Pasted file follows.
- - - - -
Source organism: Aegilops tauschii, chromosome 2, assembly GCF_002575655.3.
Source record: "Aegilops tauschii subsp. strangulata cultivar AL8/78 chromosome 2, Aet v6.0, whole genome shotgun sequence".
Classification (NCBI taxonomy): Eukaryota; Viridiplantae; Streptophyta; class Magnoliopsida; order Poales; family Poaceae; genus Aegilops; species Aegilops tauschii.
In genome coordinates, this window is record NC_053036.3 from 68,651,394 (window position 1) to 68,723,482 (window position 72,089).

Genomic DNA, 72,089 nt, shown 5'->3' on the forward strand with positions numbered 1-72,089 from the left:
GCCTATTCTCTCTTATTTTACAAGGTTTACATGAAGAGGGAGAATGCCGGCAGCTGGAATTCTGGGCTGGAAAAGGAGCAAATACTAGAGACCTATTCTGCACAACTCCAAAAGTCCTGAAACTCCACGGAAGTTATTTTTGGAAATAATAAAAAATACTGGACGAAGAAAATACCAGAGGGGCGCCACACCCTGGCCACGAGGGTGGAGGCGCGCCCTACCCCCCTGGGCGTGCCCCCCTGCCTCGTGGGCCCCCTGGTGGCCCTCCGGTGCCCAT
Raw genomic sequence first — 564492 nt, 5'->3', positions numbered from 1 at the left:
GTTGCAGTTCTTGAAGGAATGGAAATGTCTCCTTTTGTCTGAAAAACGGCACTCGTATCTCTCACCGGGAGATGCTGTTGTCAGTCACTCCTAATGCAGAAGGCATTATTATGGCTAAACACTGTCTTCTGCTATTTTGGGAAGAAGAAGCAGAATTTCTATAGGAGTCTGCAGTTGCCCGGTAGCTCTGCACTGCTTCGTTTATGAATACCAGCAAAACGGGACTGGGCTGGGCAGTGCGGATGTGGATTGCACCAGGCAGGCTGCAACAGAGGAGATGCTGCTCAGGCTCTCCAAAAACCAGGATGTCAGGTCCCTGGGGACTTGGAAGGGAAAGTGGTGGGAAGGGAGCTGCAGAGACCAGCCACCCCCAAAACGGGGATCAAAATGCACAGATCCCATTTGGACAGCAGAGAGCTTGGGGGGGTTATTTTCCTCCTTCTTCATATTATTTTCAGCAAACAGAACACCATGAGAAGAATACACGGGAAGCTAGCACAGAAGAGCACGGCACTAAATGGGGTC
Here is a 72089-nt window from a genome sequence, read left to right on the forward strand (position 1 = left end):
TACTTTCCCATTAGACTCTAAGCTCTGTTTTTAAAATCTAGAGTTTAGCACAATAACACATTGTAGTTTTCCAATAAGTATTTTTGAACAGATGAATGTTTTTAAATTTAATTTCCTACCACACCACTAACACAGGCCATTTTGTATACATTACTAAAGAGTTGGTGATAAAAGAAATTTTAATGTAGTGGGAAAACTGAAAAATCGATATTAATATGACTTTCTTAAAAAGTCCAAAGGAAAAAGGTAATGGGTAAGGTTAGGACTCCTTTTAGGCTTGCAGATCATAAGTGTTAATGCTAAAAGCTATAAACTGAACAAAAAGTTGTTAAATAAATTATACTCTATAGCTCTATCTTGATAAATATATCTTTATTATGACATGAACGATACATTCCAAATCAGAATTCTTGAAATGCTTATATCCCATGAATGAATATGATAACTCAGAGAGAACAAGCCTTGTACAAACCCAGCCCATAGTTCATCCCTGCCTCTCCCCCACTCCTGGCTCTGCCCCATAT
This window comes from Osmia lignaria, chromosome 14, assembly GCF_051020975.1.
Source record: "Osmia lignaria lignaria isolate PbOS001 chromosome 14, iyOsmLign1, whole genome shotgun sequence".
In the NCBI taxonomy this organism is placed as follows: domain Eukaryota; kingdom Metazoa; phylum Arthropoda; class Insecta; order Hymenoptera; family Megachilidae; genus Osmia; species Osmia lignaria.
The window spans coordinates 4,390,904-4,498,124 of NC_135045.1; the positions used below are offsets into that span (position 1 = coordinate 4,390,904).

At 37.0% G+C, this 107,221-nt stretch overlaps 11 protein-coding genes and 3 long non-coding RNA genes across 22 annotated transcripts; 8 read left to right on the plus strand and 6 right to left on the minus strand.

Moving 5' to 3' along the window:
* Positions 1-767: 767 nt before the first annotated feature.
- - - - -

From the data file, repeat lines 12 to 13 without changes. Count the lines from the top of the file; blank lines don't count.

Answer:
Source record: "Osmia lignaria lignaria isolate PbOS001 chromosome 14, iyOsmLign1, whole genome shotgun sequence".
In the NCBI taxonomy this organism is placed as follows: domain Eukaryota; kingdom Metazoa; phylum Arthropoda; class Insecta; order Hymenoptera; family Megachilidae; genus Osmia; species Osmia lignaria.